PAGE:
From “disappointing corgis” to favourite football teams, social media users seem to “like” or follow just about anything to receive online updates on their favourite topics. You might find out your best friend is a cat person, has turned vegan or is the founding member of a running club via social media. All pretty normal, even if you don’t feel the same yourself.
But what if you found out that they had “liked” Jeremy Corbyn on Facebook, or joined a page supporting Donald Trump – what would you think then?
Our research has found that users are worried about others’ perceptions of their political views and voting choices – so much so that they are reluctant to “like” a political party on Facebook. Even if they have voted for their preferred party on many occasions, publicly “liking” it seems to be one step too far.
We surveyed more than 200 UK voters in the run up to the 2015 general election, and found that voters’ concerns about their Facebook friends’ opinions hindered their engagement with political parties on social media. This is not just a UK problem: early results from our study of around 1,000 US voters in the run up to the November 8 elections show they have similar concerns.
Around 60% of the UK and US populations are active Facebook users. There has been a lot of hype that social media is having a huge influence over the US electorate in particular, but the figures tell a different story. As of July 2016, 4.9m people had “liked” Hillary Clinton’s Facebook page while 9.9m had “liked” Donald Trump’s page – representing just 1.5% and 3.1% of the overall US population respectively.
In 2015, the UK Conservative Party secured 11.3m votes but had just 450,000 “likes” on Facebook. Similarly, the Labour Party secured 9.3m votes but only had 300,000 “likes”. Without going into too much detail on the parties’ social media strategies here, we found that less liberal individuals showed a greater intention to “like” the Conservatives’ Facebook page, and more liberal individuals an increased intention to “like” Labour’s Facebook page.
Evidently, regardless of any possible benefits of getting automatic updates and information from one’s preferred political parties on Facebook, people shy away from doing so for fear of what their network will think of them. But information is paramount when deciding who to vote for – and social media can play a vital part in helping voters make their decision.
Unlike in face-to-face interactions, where people have more control over who they reveal their political inclination to, on Facebook actions are largely visible to a person’s whole list of friends at once. Any social media user will tell you of a time they “unfriended” another because of their annoying, confusing or confrontational posts, whether politically motivated or not. And most users will have friends from other points of the political spectrum – so it is nearly impossible to avoid appearing negative to at least some friends when showing your political preferences.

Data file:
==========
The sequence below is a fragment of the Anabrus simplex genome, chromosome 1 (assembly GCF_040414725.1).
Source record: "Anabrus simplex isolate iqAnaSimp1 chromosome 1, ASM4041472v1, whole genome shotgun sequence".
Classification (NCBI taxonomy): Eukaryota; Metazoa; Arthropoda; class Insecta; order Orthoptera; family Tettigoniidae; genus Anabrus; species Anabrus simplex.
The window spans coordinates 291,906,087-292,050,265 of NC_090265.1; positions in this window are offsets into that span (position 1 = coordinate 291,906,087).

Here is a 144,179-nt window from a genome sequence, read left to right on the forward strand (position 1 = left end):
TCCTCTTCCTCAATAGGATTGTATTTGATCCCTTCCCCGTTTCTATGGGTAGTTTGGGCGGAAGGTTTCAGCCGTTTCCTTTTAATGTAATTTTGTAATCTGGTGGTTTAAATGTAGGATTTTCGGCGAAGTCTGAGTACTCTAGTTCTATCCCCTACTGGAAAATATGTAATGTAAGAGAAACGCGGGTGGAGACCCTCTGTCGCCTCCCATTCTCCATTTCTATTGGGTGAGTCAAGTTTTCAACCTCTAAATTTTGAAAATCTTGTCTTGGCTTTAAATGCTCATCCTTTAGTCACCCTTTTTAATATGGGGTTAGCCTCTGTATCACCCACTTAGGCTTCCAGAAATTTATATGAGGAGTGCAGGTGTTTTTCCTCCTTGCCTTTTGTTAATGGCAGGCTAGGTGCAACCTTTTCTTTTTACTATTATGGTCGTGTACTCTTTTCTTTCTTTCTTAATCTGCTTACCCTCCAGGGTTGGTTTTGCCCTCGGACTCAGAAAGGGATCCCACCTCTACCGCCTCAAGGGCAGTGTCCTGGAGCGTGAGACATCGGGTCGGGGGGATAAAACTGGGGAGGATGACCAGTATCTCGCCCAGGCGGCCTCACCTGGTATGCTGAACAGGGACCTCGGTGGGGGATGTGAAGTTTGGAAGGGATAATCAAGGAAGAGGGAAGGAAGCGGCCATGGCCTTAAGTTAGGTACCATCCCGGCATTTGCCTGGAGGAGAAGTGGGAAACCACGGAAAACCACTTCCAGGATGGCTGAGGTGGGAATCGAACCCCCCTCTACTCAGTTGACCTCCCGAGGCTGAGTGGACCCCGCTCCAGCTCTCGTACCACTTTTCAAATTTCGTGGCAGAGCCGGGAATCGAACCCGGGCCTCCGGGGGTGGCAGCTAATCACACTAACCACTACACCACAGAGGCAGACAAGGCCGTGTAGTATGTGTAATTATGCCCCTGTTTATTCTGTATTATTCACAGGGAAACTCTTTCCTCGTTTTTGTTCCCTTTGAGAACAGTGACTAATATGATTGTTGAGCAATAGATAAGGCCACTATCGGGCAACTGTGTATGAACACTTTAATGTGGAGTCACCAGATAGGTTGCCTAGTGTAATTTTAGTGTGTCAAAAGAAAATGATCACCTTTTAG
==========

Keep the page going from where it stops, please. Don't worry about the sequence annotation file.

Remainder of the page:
Our research also found that the more a person felt that “liking” a political party or candidate appeared negative to their Facebook friends, the greater the anxiety that was linked to this action.
The results showed that “liking” more right-wing political entities – for example the Conservative Party and Donald Trump – caused approximately 20% more anxiety than “liking” more liberal rivals such as the Labour Party or Hillary Clinton. This was so even when the participants’ own political stance was accounted for. In general, this suggests that no matter what your personal beliefs are, appearing more right-wing on Facebook is perceived as being more socially undesirable. Though certainly both Trump and the Conservatives overall garnered more likes, this could be due to other engagement work.
So what to do? Voters can’t be forced to “like” pages just so they can receive automatic information updates via their favoured candidate’s post. Neither should they go uninformed. Although people want to “like” political entities as a gateway to receive information from them, as the situation stands many will choose not to.
However, we found that if people were given the option to “like” political pages secretly then they would be more likely to do so. At present, voters can follow pages secretly via RSS feeds, but not many people are aware of this option.
Voters could also search for a page whenever they feel like it, but this limits their engagement. That is why we propose that social media designers should start thinking about an easy mechanism to quietly “like” – or follow – a page without it being publicly announced to their network. However, whether the parties, or indeed Facebook, would agree to get involved in a political matter is another matter entirely.